Court of Appeals: Terminated Teacher Cannot use Mandamus to Overcome a Failure to File an Administrative Appeal

The Third District Court of Appeals of Ohio has affirmed the decision of a trial court granting summary judgment in favor of a board of education against a teacher seeking reinstatement through a mandamus action. Click here to see the case.

The teacher was in the Resident Educator Program. At the time, teachers were required to obtain passing scores on five different tasks.  Teachers were permitted to repeat failed or uncompleted tasks in subsequent years of the program and there was also an ability to obtain an extension for one year, in the event the teacher was unable to complete the tasks in time.  Here, the teacher was granted such an extension. 

During the extended year, the teacher completed the final two tasks and submitted them for scoring.  The scores were to be released on June 30.  This put the school board in a pickle because it needed the scores to determine if it wanted to offer the teacher another contract but also needed to inform the teacher by June 1 that it intended not to renew the teacher’s contract or it would be forced to offer a contract.  The Board chose to offer a one-year contract to the teacher at its meeting in May.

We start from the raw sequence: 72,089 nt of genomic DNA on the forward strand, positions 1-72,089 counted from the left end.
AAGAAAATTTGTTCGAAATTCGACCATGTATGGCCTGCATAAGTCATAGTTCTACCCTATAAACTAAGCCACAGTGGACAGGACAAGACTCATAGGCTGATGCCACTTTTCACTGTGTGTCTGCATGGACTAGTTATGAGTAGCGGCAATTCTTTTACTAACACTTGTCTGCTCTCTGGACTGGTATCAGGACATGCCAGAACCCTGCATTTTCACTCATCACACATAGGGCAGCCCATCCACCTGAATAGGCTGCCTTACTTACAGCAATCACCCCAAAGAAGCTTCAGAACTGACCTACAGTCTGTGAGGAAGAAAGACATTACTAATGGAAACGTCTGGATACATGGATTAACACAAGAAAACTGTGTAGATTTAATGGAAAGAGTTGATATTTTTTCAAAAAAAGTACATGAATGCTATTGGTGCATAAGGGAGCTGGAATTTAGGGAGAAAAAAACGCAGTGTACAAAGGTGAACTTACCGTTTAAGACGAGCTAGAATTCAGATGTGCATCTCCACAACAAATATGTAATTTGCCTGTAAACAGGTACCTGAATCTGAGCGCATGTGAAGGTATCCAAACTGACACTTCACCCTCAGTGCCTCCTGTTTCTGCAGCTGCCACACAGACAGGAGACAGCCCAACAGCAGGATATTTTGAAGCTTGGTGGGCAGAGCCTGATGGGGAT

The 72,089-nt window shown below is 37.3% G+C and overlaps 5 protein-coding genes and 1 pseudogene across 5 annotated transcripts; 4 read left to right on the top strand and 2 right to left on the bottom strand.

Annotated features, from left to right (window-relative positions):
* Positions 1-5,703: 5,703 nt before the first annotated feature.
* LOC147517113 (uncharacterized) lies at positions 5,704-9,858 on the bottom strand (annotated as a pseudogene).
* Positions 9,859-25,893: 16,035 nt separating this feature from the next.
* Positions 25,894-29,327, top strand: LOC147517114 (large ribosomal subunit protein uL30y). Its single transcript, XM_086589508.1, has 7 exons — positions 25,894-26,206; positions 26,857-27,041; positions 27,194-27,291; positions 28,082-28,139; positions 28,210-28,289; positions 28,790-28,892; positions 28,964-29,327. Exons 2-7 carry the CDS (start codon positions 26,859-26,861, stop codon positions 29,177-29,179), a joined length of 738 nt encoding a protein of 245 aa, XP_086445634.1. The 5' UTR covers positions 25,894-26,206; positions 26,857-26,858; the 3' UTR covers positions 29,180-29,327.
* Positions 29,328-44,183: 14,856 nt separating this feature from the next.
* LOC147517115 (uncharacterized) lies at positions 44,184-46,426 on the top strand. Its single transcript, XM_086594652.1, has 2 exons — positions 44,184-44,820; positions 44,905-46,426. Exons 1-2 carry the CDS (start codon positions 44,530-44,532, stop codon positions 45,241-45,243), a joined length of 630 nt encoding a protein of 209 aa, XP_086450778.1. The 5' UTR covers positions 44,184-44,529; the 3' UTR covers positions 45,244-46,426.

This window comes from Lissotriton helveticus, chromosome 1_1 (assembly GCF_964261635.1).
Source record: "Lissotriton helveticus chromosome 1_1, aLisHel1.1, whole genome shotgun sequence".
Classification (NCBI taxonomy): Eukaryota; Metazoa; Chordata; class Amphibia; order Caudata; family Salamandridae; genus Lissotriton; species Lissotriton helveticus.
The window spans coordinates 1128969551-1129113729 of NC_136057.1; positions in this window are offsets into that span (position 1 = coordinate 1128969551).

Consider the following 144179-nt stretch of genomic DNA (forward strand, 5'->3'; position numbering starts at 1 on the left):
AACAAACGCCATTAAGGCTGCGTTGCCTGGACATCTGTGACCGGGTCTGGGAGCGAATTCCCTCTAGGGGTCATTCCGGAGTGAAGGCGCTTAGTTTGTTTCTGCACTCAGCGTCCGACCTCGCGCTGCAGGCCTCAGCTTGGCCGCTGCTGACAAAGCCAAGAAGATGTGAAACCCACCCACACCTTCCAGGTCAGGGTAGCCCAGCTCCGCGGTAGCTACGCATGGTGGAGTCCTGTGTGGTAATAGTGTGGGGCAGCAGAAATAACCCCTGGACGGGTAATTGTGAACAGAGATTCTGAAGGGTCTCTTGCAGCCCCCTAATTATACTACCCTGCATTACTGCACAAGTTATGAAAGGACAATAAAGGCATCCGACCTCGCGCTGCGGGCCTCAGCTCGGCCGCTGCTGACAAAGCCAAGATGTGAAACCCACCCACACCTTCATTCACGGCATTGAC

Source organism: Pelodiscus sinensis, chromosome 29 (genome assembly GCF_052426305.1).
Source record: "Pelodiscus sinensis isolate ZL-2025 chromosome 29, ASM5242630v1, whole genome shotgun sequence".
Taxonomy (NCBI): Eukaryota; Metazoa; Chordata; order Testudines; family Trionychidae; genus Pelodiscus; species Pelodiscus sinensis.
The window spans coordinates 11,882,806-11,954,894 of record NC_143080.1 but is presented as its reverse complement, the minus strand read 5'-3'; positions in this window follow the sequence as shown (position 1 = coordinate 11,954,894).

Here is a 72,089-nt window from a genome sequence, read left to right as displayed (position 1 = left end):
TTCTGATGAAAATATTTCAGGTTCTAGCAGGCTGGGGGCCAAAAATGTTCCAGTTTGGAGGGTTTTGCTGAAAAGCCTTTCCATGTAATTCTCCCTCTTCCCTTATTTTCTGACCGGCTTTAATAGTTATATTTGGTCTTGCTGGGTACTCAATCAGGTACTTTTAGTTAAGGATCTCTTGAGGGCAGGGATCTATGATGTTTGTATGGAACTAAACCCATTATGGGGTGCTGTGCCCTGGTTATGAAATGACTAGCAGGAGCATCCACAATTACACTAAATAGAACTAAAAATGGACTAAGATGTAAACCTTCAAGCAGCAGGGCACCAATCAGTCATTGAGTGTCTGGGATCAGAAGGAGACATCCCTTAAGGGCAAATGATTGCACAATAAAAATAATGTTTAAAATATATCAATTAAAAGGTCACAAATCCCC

Subsequently, the teacher found out he failed one of the tasks and would not be issued a license.  The teacher was unable to obtain another extension by law and ODE did not grant the teacher a substitute license.  Accordingly, the teacher was without a teaching license for the coming school year.  The Board of Education held a special meeting on June 7th at which it terminated the teacher’s employment for the teacher’s failure to pass the exam and obtain a professional license.  The Board did not follow any of the teacher termination procedures contained in R.C. 3319.16, including providing written notice of the Board’s action, time for a hearing, etc.